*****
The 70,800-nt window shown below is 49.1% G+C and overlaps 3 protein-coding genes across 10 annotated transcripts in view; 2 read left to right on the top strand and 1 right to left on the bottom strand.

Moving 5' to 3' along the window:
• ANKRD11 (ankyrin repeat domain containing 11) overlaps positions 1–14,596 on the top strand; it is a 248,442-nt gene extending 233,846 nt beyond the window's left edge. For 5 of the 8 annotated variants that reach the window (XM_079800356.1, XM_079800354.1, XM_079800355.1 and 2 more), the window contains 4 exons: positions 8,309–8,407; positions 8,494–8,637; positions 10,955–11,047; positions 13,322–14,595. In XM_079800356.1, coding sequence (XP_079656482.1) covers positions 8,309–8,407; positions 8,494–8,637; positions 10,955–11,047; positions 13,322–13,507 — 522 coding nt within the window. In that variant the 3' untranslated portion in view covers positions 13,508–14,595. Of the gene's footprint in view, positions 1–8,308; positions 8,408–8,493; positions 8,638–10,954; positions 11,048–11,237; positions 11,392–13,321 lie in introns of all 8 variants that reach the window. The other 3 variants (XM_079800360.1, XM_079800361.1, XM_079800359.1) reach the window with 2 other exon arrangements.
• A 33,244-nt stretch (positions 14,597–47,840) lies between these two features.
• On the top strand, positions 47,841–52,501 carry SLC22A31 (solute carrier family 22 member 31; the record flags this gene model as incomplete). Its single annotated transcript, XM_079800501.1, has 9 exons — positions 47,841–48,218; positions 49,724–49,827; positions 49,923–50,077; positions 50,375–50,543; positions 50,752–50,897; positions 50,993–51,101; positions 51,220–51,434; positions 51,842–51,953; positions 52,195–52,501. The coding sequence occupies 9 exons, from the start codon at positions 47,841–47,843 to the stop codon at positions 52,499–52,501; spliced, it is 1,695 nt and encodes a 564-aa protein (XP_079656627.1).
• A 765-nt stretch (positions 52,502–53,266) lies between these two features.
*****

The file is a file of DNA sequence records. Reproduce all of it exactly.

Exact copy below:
The 70,800-nt window shown below is 49.1% G+C and overlaps 3 protein-coding genes across 10 annotated transcripts in view; 2 read left to right on the top strand and 1 right to left on the bottom strand.

Moving 5' to 3' along the window:
• ANKRD11 (ankyrin repeat domain containing 11) overlaps positions 1–14,596 on the top strand; it is a 248,442-nt gene extending 233,846 nt beyond the window's left edge. For 5 of the 8 annotated variants that reach the window (XM_079800356.1, XM_079800354.1, XM_079800355.1 and 2 more), the window contains 4 exons: positions 8,309–8,407; positions 8,494–8,637; positions 10,955–11,047; positions 13,322–14,595. In XM_079800356.1, coding sequence (XP_079656482.1) covers positions 8,309–8,407; positions 8,494–8,637; positions 10,955–11,047; positions 13,322–13,507 — 522 coding nt within the window. In that variant the 3' untranslated portion in view covers positions 13,508–14,595. Of the gene's footprint in view, positions 1–8,308; positions 8,408–8,493; positions 8,638–10,954; positions 11,048–11,237; positions 11,392–13,321 lie in introns of all 8 variants that reach the window. The other 3 variants (XM_079800360.1, XM_079800361.1, XM_079800359.1) reach the window with 2 other exon arrangements.
• A 33,244-nt stretch (positions 14,597–47,840) lies between these two features.
• On the top strand, positions 47,841–52,501 carry SLC22A31 (solute carrier family 22 member 31; the record flags this gene model as incomplete). Its single annotated transcript, XM_079800501.1, has 9 exons — positions 47,841–48,218; positions 49,724–49,827; positions 49,923–50,077; positions 50,375–50,543; positions 50,752–50,897; positions 50,993–51,101; positions 51,220–51,434; positions 51,842–51,953; positions 52,195–52,501. The coding sequence occupies 9 exons, from the start codon at positions 47,841–47,843 to the stop codon at positions 52,499–52,501; spliced, it is 1,695 nt and encodes a 564-aa protein (XP_079656627.1).
• A 765-nt stretch (positions 52,502–53,266) lies between these two features.